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Thorneloe honours Camp Manitou volunteers

Thorneloe University honoured those involved in an Anglican summer camp located on the North Channel of Lake Huron at its 31st convocation ceremony, Oct. 12.
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Camp Manitou Bay of Islands volunteers were presented with the Thorneloe Mitre Award at Thorneloe University’s convocation ceremony, Oct. 12. Canon Bain Peever (right) accepted the award on behalf of the volunteers. Anne Cole (left), the organization’s president, was presented with Thorneloe University’s Honorary Doctorate of Canon Law for her volunteer work with Camp Manitou and other organizations. The camp is located eight miles west of Whitefish Falls, on the North Channel of Lake Huron. Photo by Heidi Ulrichsen.
Thorneloe University honoured those involved in an Anglican summer camp located on the North Channel of Lake Huron at its 31st convocation ceremony, Oct. 12.

The Thorneloe Mitre was awarded to the many individuals who volunteer at Camp Manitou Bay of Islands.

Camp Manitou has been welcoming children and families of all ages and faiths for the past 50 years.

During this time, the camp has been directed and operated by hundreds of volunteers, many of whom have come from ranks of alumni campers and from the wider community, according to a press release from Thorneloe.

Camp Manitou stands as "the great achievement of these volunteers, a community of people who commit themselves to maintaining the camp property, providing programs that accentuate whole health and fitness, and emphasizing the Christian ethic of giving time, talent and treasure," the press release stated.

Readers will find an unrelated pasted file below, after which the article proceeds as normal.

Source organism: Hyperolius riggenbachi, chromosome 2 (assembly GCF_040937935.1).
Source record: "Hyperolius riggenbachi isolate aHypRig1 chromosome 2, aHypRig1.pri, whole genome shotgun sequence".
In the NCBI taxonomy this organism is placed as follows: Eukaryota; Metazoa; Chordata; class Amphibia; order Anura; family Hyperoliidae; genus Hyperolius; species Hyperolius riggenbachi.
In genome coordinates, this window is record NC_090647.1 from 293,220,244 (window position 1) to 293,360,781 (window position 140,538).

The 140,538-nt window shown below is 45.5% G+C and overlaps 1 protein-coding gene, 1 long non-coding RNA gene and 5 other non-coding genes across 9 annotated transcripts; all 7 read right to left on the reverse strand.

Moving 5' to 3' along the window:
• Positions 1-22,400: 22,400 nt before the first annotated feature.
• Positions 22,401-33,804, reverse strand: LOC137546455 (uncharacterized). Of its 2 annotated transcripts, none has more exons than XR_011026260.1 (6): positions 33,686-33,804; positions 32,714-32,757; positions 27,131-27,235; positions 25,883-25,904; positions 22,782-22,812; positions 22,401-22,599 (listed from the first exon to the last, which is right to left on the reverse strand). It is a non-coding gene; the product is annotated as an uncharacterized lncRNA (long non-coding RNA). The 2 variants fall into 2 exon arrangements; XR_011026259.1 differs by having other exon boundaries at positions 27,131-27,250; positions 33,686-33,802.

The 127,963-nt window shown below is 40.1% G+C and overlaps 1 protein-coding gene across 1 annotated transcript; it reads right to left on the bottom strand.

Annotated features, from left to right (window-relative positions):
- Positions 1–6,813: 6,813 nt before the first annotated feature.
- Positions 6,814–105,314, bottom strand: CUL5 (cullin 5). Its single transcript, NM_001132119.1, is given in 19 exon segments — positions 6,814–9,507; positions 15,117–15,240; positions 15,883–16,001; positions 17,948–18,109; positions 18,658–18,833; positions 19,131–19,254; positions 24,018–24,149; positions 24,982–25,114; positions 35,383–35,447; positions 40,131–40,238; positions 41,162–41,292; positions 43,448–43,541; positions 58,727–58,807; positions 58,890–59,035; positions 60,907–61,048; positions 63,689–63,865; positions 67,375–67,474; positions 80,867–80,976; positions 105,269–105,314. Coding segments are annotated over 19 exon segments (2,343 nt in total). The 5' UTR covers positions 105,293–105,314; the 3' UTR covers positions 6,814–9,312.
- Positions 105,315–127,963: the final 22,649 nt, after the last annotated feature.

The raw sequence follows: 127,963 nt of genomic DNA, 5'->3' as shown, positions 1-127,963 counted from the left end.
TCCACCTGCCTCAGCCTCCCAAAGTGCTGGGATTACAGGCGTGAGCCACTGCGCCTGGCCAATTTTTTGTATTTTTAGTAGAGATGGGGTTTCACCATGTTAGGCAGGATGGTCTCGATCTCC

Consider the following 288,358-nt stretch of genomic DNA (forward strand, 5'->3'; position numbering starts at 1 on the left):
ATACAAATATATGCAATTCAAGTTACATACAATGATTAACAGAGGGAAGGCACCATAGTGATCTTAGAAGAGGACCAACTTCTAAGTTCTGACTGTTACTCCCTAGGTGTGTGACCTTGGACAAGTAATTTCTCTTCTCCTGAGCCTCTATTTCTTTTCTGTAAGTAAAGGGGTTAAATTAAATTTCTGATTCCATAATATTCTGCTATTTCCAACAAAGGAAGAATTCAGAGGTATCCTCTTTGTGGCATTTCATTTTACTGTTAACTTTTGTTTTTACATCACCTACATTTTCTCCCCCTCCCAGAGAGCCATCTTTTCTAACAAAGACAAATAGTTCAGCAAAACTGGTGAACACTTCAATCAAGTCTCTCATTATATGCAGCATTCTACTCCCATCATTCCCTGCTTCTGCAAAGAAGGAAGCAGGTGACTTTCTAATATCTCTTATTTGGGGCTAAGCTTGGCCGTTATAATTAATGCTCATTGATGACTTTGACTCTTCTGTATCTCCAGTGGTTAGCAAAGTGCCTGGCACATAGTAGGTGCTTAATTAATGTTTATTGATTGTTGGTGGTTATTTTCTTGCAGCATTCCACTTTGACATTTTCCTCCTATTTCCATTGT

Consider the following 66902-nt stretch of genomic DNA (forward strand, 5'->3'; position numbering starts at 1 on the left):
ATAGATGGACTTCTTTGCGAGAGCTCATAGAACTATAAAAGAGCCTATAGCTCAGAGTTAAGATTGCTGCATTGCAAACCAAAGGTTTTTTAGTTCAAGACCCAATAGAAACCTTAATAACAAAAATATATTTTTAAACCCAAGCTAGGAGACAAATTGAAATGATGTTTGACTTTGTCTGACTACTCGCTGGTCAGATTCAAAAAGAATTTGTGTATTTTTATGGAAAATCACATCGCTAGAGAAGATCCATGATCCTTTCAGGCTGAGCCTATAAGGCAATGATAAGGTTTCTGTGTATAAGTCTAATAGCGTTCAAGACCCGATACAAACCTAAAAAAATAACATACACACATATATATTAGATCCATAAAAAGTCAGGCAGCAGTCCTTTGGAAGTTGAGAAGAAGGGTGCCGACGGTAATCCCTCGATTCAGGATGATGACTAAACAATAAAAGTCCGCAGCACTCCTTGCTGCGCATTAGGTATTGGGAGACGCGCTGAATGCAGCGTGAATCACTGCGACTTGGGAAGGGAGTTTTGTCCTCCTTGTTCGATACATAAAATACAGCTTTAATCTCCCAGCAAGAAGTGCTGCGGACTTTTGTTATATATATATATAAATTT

The president of the camp's board of directors, Anne Cole, was awarded Thorneloe University’s Honorary Doctorate of Canon Law, and delivered the convocation address.

In addition to her long involvement as a volunteer at Camp Manitou, Cole was recognized for her significant work in women’s justice issues.

She was one of a small group of women who founded the Sudbury Person’s Day Breakfast in the late 1980s and worked to establish Celebrate Women, a group which brings renowned female authors to Greater Sudbury.

Commissioned as the third female Land Surveyor in Ontario, Cole has contributed significantly to the mentoring of young women entering her profession. She has also been a long-time advocate for children with speech and language difficulties.

As well, Shannon Hengen, professor emerita of English at Laurentian University, was named an Honorary Fellow of Thorneloe University.

An expert in the fiction of Canadian writer Margaret Atwood, Hengen taught English at Laurentian for more than 20 years before her retirement last year.

Her contributions to the academic and community lives of Laurentian and Thorneloe Universities have been unrivalled, the press release stated.

In her retirement, she remains involved in the community life of Greater Sudbury, including her active lay ministry at the Anglican Church of the Ascension in New Sudbury.

Thorneloe University is an interdisciplinary centre of teaching, learning and research in the humanities, the arts and theology.

A founding member of the Laurentian University federation affiliated with the Anglican Church, Thorneloe provides an accessible education fostering critical inquiry in a student-focused environment.



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